Urinary (FLUTD)

Feline lower urinary tract disease (FLUTD) is a term used to describe a variety of conditions that affect the urinary bladder and/or the urethra. There is a wide variety of underlying causes meaning any cat can be affected but it is more common in:

  • Middle aged cats

  • Desexed cats

  • Overweight cats

  • Inactive cats


Clinical Signs:

The clinical signs of each condition can be very similar so further investigations are required to determine the cause and therefore the treatment. Cats usually present with one or more of the following signs:

  • Straining or difficulty to pass urine

  • Increased frequency of urination

  • Blood in the urine

  • Urination out of the litter box

  • Behavioural changes such as over-grooming, irritation or aggression

  • Straining to urinate with no urine produced – EMERGENCY, take the cat straight to the vet!


Underlying causes:

  • Urolithiasis (bladder stones)

  • Bacterial infections

  • Urethral plug – This plug can obstruct the urethra and cannot pass through (EMERGENCY)

  • Neoplasia – this is uncommon but must be considered especially in older cats

  • Idiopathic cystitis – In a lot of cases, no underlying cause can be identified and the cat is determined to have inflammation of the bladder without a specific known cause



  • Urinalysis – usually the first step in diagnosing the underlying cause. The urine sample will be analysed microscopically for the presence of bacteria, crystals and blood among other things. Most of the time this can be done in-clinic during the consult but occasionally we may recommend the urine be sent to the lab for some further testing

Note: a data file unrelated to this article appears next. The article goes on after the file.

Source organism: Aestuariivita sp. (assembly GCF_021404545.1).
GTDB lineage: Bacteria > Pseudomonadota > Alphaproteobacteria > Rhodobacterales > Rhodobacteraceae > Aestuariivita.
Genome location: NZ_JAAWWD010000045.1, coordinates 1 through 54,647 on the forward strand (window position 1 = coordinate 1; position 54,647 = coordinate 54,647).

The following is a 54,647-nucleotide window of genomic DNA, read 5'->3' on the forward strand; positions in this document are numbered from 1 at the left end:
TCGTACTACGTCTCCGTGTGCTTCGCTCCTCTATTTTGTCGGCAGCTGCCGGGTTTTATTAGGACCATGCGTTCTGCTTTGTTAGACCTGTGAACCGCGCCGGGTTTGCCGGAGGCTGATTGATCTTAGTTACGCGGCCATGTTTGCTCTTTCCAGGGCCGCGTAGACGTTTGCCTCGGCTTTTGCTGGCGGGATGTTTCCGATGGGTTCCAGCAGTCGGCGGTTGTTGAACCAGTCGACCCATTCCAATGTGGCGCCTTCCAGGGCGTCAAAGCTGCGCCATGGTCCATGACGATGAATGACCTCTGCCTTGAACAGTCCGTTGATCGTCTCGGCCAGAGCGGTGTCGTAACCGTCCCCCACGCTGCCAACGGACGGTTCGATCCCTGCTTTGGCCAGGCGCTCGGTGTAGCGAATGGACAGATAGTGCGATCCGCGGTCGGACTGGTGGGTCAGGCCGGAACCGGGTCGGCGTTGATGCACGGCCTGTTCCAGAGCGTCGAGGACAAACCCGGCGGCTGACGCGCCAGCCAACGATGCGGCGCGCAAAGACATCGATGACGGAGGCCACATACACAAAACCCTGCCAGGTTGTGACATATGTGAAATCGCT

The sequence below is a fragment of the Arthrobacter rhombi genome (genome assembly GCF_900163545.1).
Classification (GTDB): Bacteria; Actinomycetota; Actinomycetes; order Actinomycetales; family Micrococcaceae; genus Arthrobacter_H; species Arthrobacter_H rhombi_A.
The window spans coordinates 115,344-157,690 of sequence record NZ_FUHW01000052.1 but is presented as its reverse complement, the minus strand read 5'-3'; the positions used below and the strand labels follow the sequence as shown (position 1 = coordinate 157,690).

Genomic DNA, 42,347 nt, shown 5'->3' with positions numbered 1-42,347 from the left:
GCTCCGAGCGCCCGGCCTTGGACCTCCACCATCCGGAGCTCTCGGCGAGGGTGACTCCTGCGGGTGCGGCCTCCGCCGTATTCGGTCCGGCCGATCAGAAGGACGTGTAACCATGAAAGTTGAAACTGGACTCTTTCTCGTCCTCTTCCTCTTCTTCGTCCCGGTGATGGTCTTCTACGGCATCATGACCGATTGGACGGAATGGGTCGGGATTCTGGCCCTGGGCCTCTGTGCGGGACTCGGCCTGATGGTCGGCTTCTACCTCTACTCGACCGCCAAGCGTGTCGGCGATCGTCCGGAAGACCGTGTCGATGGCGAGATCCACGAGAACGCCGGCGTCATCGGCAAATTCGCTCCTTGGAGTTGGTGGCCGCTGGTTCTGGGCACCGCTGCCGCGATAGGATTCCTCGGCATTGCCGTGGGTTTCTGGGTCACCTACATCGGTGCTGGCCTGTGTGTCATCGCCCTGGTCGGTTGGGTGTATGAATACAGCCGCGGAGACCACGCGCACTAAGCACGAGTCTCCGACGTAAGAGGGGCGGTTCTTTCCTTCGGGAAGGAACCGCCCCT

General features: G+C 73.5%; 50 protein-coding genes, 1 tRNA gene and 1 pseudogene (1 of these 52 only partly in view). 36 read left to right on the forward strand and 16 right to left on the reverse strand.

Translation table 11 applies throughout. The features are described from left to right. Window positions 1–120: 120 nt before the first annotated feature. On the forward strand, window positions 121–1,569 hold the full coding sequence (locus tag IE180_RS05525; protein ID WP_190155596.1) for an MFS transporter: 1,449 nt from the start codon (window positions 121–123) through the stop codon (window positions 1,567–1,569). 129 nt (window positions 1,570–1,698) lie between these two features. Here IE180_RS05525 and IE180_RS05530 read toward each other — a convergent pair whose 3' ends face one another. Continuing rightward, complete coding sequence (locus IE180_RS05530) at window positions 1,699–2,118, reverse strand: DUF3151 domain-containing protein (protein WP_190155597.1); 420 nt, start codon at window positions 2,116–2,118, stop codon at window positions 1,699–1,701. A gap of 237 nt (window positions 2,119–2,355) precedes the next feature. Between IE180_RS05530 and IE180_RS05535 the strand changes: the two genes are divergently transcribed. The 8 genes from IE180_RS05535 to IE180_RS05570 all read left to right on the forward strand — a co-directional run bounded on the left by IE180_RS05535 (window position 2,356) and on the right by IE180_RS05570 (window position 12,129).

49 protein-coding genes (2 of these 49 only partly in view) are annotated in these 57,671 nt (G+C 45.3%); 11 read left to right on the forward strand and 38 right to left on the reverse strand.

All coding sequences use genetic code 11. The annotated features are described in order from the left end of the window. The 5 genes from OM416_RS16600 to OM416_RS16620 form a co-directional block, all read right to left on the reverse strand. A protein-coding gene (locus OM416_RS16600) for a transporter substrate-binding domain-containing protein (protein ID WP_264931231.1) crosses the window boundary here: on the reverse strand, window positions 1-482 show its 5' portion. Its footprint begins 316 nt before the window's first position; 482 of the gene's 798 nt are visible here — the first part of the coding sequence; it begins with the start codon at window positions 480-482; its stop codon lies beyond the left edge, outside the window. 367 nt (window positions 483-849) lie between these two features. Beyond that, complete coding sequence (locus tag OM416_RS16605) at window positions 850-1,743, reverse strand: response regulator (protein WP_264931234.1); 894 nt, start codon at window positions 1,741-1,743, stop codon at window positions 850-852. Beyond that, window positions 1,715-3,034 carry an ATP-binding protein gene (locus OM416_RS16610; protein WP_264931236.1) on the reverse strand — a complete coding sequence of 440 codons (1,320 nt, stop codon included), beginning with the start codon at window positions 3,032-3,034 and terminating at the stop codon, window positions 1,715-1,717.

• Ultrasound – this can be used to help identify bladder stones, thickening of the bladder or a variety of other disease processes

  • X-rays – This can help identify some bladder stones

  • Biopsies – in some cases it is needed to take a sample of the bladder wall under anaesthetic, especially if a tumour is suspected



The treatment of FLUTD will differ depending on the underlying cause and your vet will recommend the most suitable treatment for your cat's condition. Minimising the risk factors can help minimise the risk of FLUTD developing and aid in treatment. This includes taking actions to increase your cat's water intake, encouraging urination by providing abundant clean areas to urinate, increasing activity levels and correcting obesity.